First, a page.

Choose the Right Buck-Boost for Your IoT Tracker
Logistics teams can have a ready view into the performance and location of their fleet, supply chain managers can keep tabs on inventory levels without entering the warehouse, and famers can monitor their fields without going outside. These real-time insights are made possible thanks to new radio interfaces like narrowband internet of things (NB-IoT) and LoRa (Long Range). Optimized for long range, low power, low cost, and low battery consumption, these interfaces are enabling a plethora of new applications like fleet tracking, asset tracking, smart farming (Figure 1), goods labelling, and much more. This new generation of beacons connects directly to dedicated cellular networks, eliminating the use of Bluetooth® to communicate with a gateway. Since the radio interface is optimized for low power, the voltage regulator powering the IoT device must also consume low power for maximum battery life. In this design solution, we discuss the power management challenges encountered by a battery-operated IoT device and show how a high-efficiency buck-boost converter can considerably extend the device’s untethered operation.
Figure 1. Smart farming with low-power NB-IoT asset tracking device.
Powering the IoT Device
As an example, a typical asset tracker has the size of a pack of cigarettes. Such a small space has to accommodate a powerful battery, the voltage regulation, the sensors, and the communication electronics. Space constraints require the use of lithium-based battery chemistry (either lithium-ion (Li+) or Li-SOCL2) thanks to its superior power density and shape flexibility.
A lithium-ion battery voltage varies between 2.5V and 4.35V. When the electronic load requires a voltage between 3.3V and 3.6V (a set of values intermediate between the battery maximum and minimum voltage), the regulator connecting the load to the battery has to be a buck-boost converter for the full utilization of the battery capacity.
Typical Asset Tracker System
Figure 2 shows a typical livestock asset tracker block diagram. The nonrechargeable Li+ battery supplies a charge of 200mAh. A buck-boost regulator powers the on-board controller and radio.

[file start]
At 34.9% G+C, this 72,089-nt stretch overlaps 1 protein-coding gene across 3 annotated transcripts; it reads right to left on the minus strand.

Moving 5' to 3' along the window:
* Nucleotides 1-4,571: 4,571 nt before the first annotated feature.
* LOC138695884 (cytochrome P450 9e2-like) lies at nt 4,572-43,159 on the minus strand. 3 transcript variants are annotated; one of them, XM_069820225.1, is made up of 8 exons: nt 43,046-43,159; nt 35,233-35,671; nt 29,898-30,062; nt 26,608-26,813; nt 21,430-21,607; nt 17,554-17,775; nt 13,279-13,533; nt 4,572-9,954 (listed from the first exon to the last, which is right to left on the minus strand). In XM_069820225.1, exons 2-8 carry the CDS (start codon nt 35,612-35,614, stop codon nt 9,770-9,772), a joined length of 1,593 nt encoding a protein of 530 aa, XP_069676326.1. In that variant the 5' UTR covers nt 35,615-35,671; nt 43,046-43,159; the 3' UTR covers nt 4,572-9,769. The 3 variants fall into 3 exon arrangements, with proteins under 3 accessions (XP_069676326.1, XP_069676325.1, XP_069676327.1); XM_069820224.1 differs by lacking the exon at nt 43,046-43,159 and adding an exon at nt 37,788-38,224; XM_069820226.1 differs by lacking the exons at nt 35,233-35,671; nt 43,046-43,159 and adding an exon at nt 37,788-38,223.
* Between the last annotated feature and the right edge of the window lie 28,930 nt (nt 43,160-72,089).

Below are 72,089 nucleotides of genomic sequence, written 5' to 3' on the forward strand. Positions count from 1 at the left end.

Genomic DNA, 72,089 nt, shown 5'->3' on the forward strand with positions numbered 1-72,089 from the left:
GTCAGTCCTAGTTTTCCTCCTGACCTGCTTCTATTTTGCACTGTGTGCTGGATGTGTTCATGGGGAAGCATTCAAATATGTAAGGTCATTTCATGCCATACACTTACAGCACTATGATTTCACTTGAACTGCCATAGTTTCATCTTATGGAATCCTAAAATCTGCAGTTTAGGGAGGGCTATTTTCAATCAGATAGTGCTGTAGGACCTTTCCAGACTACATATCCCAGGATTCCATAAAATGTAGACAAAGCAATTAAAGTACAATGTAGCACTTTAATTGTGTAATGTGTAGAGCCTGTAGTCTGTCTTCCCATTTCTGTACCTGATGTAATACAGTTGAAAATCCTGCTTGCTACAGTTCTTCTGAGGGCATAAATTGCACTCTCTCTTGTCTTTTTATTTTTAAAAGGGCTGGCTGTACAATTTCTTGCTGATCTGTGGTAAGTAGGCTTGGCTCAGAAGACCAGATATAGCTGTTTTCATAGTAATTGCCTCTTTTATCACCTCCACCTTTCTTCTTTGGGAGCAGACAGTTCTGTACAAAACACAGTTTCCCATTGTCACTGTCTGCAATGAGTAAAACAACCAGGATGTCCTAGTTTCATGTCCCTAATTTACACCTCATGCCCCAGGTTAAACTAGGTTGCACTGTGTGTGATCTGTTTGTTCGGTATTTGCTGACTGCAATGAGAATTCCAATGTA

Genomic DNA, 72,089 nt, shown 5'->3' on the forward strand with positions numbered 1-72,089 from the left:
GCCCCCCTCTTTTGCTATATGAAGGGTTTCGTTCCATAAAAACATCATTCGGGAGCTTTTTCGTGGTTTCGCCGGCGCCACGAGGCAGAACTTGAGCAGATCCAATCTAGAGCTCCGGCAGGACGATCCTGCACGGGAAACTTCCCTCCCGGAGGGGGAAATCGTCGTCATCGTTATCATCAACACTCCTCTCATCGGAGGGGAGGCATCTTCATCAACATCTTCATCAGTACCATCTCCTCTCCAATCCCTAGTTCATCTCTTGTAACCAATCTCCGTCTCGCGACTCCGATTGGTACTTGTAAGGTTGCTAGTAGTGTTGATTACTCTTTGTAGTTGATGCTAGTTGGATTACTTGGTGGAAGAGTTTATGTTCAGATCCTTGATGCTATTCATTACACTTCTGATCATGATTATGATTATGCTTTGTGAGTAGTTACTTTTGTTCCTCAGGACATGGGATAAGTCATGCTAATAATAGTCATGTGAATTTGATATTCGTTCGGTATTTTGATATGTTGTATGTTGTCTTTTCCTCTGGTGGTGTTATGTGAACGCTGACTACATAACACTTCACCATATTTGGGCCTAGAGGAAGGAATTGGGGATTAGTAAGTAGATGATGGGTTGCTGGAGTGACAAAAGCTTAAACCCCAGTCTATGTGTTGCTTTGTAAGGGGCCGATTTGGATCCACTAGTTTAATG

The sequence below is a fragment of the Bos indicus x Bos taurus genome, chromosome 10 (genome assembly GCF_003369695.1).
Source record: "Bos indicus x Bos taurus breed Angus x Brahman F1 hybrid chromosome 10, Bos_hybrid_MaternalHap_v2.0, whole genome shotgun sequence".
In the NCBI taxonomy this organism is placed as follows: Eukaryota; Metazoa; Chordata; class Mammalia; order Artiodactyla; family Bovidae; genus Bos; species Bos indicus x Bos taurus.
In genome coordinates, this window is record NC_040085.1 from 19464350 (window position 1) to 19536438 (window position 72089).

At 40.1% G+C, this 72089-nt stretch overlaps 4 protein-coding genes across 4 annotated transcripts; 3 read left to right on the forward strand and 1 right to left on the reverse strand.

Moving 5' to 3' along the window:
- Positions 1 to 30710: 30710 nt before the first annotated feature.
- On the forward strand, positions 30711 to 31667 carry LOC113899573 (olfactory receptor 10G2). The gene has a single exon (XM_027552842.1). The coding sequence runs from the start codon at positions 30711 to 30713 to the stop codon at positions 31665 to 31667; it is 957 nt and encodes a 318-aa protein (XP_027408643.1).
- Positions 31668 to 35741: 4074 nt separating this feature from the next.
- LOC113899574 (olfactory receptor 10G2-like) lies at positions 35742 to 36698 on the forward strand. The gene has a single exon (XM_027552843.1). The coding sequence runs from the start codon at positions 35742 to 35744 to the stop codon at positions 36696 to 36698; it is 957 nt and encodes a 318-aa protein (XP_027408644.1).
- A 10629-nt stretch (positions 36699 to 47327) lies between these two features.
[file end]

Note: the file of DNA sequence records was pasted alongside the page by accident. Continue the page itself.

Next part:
Figure 2. Livestock tracker block diagram.
For demanding tracking applications, the system must last two to three years on a disposable battery. Assuming a boot-up current of 10mA for 25s, a transmission current of 500mA for 250ms, and a receiving current of 0.1mA for 5s, at two times per day with 90% power efficiency, a 200mAhr coin cell will last a little less than 3 years (Table 1).Table 1. 200mAhr Coin-Cell Duration
|mA||secs/Day||mAsec/Day Twice a Day|
|Efficiency||mAh/Day Consumption||Coin Cell mAh||Duration Days|
The bottom of Table 1 shows the importance of efficiency. A 5% efficiency advantage produces an additional untethered operation of 48 days.
A critical point of traditional buck-boost operation is the mode transition, from buck to boost and vice versa. In Figure 3, the transition from boost to buck produces a 20mV overshoot and a 35mV undershoot at the output of a typical voltage regulator. Consequently, the regulator output voltage has to be set to 35mV above nominal to deliver the minimum necessary power to the load. This corresponds to a 1% waste of energy (35mV/3.3V) or about 18 days of reduced operation, not to mention the unstable output waveform.
Figure 3. Typical buck-boost line transient.
Buck-Boost Converter Example
As an example, the high-efficiency low 6µA quiescent-current buck-boost converter shown in Figure 4 operates from a 1.8V to 5.5V input voltage and supports load currents of up to 1.6A with peak efficiencies of 96%. The device is housed in a space-saving 1.61mm x 2.01mm 12-bump wafer-level package (WLP 3 x 4 bumps, 0.4mm pitch). A 2.5mm x 2.5mm 14-pin flip-chip QFN version will be available soon.
Figure 4. Integrated low-quiescent-current buck-boost converter.
Figure 5 shows the efficiency curve of the buck-boost converter with a 3V to 4.3V input and a 3.3V output. Synchronous rectification at high load and pulsed operation at light and ultra-light load ensures high efficiency across a wide operating range regardless of buck or boost mode operation. An IQ of 6µA and a 96% efficiency at 500mA makes the IC ideal for a wide range of NB-IoT tracking applications.
Figure 5. MAX77827 buck-boost efficiency curve.
With the MAX77827, which breaks away from the traditional buck-boost operation, the transition voltage droop is significantly more stable and reduced almost to half (Figure 6). The draw on the battery capacity is reduced accordingly and the impact on untethered operation is minimized.
Figure 6. Smooth buck-boost line transient.
The benefits of high efficiency and smaller footprint go hand in hand, helping engineers design a smaller, cooler asset tracker and easing concerns of device overheating.
The buck-boost converter’s application footprint is shown in Figure 7. Thanks to its WLP package, high switching frequency operation, and small external passives, the net PCB area of the buck converter is a meager 14.52mm2.
Figure 7. MAX77827 small solution size in 14.52mm2
NB-IoT and LoRa devices must operate in the field for several years powered only by small batteries. This type of operation requires careful selection of each block for minimum power consumption. The buck-boost regulator must operate efficiently over a wide output current range from tens of microamps to hundreds of milliamps. The MAX77827 buck-boost converter, with its high efficiency, smooth transition, low quiescent current and small size, provides an ideal power solution for NB-IoT and LoRa tracking applications.